1. If that’s true, then why is Orphan Black considered a 10/10? It’s a co-pro as well. As is Continuum. I think separating the categories was a bad idea. Either something is considered Canadian or it’s not. If a show is 50% Canadian then it should be eligible. In today’s day and age, at least half of Cancon is co-produced with other countries. Another thing I wonder is if Reign is a co-pro, why isn’t it in the Best International Drama with Vikings? There’s like 3 empty slots in that category for nominations. Thirdly, Vikings still competes with the “regular Canadian shows” in other categories as they got noms for Best Visual Effects, Best Sound and Best Direction with Reign getting Best Achievement in Makeup. Beauty & the Beast got a nom for Best Production Design too. Why is Vikings considered Canadian enough to get noms in other the other categories but not in the Best Drama one? Sounds like bulltweed to me.

        1. Orphan Black and Continuum are 10/10 because they comply with 10 of the CAVCO requirements in their point system (see #2 here: http://oldfraser.lexi.net/publications/forum/1998/august/canadian.html) A co-pro isn’t automatically 6/10 – in fact many of them are 10/10. It’s all about the points, and Tudors and Borgias didn’t have Canadian writers, lead actors, etc. the way those 2 do. And there is a difference between co-pros, co-ventures and a US network buying a Canadian show.

          We quizzed our resident wonk Kelly Lynne Ashton at one point and in short there’s also issues about who owns the copyright and how much of the budget is spent in Canada.

          Re the “empty slots” there’s no requirement to fill up the number of available nominations, which I think is a good thing. I’ve criticized Canadian awards for that in the past when it looked like there weren’t 5 good shows for a category so all you have to do is make a show to get nominated. And I’m not sure if that one is 5 – it might be 3.

          They can’t win – people HATED it when the best drama category was full of shows that were only nominally Canadian. This year there aren’t as many that merited a nomination so it looks silly. It’s an awards show – what would we do if we had nothing to complain about?

  3. This is the case where a little knowledge is a dangerous thing.

    There’s an error in every one of these responses. Not gonna go through them all, but assumptions about what’s a co-pro, what’s not a co-pro etc etc.

    Best International Drama was established for the reason that Diane enumerated above. The feeling was that the much greater resources, often the American or international led PR and larger budgets, created a scenario where Big Money Shows would always have a structural advantage over “Canadian” shows, which would work against the Academy’s mission. If you’re a big International Series you presumably don’t actually need the promotional advantage of the CSAs. It would make a difference for smaller and Canadian series, which is what the CANADIAN Academy of Cinema & Television is supposed to be about.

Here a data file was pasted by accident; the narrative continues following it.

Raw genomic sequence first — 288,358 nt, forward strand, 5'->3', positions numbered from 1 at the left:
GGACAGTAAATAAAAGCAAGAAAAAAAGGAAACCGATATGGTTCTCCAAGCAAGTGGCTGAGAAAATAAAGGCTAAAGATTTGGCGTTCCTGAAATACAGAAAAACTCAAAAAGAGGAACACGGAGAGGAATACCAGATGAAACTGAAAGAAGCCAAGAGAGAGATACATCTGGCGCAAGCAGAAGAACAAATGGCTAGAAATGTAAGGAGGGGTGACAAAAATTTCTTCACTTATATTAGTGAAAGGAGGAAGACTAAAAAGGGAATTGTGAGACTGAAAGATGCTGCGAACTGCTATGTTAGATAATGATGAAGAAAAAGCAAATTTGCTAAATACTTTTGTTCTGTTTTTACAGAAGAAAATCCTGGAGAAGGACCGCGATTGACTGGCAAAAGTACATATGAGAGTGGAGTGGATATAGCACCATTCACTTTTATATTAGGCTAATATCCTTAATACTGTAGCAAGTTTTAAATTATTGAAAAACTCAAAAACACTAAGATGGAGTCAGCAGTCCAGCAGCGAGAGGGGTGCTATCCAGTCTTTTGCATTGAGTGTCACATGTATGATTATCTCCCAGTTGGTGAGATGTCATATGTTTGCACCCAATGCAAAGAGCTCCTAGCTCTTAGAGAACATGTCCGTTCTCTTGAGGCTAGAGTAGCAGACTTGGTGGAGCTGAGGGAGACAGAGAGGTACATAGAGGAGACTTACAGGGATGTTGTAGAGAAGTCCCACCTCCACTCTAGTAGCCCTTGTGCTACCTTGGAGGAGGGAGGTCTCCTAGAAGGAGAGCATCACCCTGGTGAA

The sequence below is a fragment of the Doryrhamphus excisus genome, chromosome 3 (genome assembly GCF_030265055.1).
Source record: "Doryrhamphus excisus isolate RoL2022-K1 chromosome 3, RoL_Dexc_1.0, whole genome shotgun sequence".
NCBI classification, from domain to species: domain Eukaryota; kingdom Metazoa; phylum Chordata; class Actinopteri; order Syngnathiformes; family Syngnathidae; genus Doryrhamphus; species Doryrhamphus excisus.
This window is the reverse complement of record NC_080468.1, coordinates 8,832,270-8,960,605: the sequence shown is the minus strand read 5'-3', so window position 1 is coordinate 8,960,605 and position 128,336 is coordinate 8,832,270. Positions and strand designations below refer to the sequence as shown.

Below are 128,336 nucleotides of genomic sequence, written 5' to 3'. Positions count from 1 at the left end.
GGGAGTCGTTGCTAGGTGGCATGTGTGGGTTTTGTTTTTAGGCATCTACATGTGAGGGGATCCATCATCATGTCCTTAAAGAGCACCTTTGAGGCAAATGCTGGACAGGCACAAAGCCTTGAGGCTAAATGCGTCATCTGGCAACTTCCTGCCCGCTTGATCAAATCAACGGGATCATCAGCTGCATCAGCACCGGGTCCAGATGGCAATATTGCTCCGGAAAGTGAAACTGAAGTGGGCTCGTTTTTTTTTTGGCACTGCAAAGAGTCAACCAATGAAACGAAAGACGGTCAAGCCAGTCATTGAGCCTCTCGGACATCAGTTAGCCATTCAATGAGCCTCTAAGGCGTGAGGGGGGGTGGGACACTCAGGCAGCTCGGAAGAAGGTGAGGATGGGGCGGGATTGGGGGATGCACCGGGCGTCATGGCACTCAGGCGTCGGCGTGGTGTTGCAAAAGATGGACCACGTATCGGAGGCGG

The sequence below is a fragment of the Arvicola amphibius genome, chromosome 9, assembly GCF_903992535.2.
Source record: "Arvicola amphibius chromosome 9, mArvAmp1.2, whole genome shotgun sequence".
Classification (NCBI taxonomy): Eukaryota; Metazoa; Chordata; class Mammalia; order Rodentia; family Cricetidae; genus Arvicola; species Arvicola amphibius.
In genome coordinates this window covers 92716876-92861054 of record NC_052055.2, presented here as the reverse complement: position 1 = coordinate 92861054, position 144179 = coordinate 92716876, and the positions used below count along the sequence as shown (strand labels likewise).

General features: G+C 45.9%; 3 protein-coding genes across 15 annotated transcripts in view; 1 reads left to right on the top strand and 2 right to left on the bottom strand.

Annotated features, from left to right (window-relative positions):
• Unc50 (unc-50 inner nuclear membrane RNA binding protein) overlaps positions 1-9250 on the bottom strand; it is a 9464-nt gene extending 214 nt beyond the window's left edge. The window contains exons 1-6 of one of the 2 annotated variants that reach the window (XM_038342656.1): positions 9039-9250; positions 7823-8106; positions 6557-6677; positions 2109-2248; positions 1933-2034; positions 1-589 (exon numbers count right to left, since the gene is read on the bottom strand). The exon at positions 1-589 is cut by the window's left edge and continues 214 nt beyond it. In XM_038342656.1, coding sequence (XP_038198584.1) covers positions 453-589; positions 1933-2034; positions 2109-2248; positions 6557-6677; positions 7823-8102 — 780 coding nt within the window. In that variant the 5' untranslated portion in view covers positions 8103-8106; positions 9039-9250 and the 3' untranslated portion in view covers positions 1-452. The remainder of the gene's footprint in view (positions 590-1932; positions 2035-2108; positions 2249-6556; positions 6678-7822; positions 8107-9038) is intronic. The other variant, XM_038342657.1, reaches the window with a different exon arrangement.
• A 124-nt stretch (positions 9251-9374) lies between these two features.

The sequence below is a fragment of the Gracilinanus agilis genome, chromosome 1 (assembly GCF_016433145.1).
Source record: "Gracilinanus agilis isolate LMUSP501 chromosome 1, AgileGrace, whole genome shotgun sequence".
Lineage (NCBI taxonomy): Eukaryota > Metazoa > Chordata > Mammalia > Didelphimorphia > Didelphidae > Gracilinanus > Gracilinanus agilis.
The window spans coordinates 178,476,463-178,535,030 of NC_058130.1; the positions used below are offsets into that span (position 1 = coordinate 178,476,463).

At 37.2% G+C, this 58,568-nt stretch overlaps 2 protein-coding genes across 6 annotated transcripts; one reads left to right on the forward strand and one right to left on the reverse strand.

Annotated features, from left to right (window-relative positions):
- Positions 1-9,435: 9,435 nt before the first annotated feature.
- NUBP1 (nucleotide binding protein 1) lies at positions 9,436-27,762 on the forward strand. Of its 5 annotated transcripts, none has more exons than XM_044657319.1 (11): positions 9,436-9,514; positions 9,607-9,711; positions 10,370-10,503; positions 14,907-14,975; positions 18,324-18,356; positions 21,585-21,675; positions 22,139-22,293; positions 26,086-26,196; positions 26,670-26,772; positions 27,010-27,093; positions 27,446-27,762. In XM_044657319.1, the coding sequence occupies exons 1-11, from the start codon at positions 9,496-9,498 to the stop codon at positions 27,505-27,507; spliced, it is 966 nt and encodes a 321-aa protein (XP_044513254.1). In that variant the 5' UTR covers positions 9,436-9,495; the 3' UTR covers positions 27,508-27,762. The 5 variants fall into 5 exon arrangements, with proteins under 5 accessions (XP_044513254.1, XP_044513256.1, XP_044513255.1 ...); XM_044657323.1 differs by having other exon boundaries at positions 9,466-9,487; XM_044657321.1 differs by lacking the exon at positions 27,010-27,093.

The determination was made that the Best Series category should be driven by and open to those shows where the primary creative personnel are Canadians. This would normally be the producer, the writer/showrunner, if there is a Directing Producer. Ie: where was the show conceived and primarily developed? These shows would include Made in Canada fare like 19-2, Flashpoint, Continuum, Motive, Orphan Black.

    Series that have Canadian involvement at the industrial or craft level but whose writers, directors, and key decisionmaking come from elsewhere are eligible for the Best International Series Award, recognizing their unique position as pulling from labor and crews and artists from all over the world. In this way, the division is modeled after a similar split at the BAFTA Awards (the British Film & TV Awards) They basically do the same thing.

    It’s easy to get confused because when people come in with money sometimes it’s said that they’re a “co-production.” That can mean maybe a US or American channel gave money to the show, or bought presale or whatever.

    But there’s a separate, legal defined term called a “treaty co-production” — which are governed by treaties Canada has with a number of countries. These treaty co-productions under the terms of the treaty count for 100% 10/10 content for the purposes of the Canadian broadcaster….but they might actually also include shows that are actually “Minority co-productions” ie: where Canada as the partner has the lesser of the investment, and in these cases most often most of the primary Creative decisionmaking (showrunner, lead writer, directors, stars) is made outside of Canada.

    So…sometimes a show like Orphan Black is called a ‘co-production’ because it has a financial partner — but if you look at the production it’s actually legitimately 10/10 Canadian because the writing staff, the producers etc are Canadian.

    And sometimes a show like the Borgias can be “deemed” under the international co-production treaty as being “10/10 Canadian” for the broadcaster, though when you look at it further, most of the creative decisionmaking isn’t made here. In cases like this, as per the way the BAFTAS do it, it can compete for International Series but not Best Series.

    Once you get beyond the series level to the craft categories, none of that matters… and all craft categories are treated similarly. So you can have Costume Design or Sound or Editing on Orphan Black compete against the same artists working on The Borgias, so long as that work was done by a Canadian as the Canadian part of the international treaty co-production.

    I know it sounds horribly complex and byzantine, because it is, but that’s the basics of how and why it works. Some years you have more co productions and more international series, some years you have less.

    But it preserves the principle that the Canadian Screen Awards reward Canadian creativity on screen.

    And, as I said, it’s a well-established distinction based on the BAFTA model.

    Now feel free to bitch about it. But I strongly feel that the Academy got this one right. It’s the fairest solution.

    Snark away.

  4. Denis, thanks for taking the time to explain all that. I still don’t agree with it but now I at least understand the process somewhat, at least as much as my 5-year-old understood a few minutes ago why I can’t put cracker chips in her lunch kit for tomorrow because they are considered more chips than crackers by her school’s healthy lunch policy which bans chips but allows crackers, which are really no healthier if you look at the nutrition labels.